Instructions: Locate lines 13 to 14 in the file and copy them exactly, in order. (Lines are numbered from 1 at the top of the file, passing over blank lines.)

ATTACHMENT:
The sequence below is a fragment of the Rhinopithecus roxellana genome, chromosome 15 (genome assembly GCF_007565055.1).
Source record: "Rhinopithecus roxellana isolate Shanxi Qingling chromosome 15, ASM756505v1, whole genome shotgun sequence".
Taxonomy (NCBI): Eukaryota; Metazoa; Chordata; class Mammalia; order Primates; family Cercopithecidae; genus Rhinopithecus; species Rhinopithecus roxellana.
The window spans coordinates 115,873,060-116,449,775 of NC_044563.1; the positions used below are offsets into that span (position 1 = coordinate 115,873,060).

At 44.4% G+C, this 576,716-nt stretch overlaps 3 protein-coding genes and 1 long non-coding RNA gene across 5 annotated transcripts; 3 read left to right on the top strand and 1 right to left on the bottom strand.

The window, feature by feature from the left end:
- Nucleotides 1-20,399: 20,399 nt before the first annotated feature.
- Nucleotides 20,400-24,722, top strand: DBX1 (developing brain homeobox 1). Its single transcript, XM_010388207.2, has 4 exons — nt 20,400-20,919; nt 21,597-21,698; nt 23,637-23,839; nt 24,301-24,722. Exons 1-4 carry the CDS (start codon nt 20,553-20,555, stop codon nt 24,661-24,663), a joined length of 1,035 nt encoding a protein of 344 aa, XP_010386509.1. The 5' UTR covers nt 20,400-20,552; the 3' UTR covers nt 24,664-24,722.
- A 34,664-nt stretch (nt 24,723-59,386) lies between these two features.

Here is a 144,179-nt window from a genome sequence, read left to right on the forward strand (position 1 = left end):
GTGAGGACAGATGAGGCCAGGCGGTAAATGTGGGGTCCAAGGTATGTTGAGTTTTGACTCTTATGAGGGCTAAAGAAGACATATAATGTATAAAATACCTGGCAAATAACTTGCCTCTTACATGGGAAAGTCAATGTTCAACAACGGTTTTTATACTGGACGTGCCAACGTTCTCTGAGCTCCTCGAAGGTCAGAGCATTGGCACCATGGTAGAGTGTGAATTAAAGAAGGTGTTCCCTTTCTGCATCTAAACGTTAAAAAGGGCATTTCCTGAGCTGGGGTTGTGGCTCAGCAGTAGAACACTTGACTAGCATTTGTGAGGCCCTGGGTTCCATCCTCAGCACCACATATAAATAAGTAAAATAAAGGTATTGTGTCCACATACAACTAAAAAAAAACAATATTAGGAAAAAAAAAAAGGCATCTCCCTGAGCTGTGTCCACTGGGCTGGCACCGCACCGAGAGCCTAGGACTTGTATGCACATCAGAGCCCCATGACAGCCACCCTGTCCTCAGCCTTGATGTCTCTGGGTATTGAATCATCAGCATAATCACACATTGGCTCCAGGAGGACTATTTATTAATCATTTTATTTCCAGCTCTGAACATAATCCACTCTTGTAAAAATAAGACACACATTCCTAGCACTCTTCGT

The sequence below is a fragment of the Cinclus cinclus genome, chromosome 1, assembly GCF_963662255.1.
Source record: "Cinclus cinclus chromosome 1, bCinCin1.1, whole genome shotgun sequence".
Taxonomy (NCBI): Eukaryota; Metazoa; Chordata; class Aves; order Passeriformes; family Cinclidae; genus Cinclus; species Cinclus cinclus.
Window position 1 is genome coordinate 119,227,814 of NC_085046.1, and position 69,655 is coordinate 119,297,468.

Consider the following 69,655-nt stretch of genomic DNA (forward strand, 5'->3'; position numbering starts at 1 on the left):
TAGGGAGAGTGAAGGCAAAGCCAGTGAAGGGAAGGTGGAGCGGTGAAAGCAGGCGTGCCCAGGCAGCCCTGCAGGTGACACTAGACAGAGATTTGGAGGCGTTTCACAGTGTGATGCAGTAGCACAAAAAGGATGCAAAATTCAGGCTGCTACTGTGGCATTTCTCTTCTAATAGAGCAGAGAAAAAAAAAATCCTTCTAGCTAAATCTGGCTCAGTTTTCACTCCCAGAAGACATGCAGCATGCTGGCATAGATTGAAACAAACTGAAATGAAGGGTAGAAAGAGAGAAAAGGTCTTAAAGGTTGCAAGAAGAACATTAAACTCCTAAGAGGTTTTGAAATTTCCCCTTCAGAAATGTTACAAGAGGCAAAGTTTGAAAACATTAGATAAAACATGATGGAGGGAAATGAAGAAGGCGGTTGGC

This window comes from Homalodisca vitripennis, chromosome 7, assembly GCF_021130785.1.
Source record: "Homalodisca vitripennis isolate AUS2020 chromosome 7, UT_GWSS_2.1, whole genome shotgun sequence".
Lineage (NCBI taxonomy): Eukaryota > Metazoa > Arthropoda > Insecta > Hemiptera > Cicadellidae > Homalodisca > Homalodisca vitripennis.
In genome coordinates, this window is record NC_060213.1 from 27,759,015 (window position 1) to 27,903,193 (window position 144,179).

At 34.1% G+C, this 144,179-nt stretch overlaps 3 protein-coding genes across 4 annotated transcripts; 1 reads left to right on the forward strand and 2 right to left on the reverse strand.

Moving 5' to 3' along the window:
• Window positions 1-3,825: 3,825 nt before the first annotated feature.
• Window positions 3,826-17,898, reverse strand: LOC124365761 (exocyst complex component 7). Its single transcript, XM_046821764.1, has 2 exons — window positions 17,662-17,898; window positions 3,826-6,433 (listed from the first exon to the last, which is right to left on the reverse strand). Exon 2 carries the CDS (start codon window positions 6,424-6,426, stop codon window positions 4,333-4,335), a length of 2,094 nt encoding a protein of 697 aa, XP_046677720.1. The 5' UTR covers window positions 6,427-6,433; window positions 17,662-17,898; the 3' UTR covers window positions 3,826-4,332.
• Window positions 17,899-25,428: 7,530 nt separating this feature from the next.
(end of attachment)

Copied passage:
Source record: "Cinclus cinclus chromosome 1, bCinCin1.1, whole genome shotgun sequence".
Taxonomy (NCBI): Eukaryota; Metazoa; Chordata; class Aves; order Passeriformes; family Cinclidae; genus Cinclus; species Cinclus cinclus.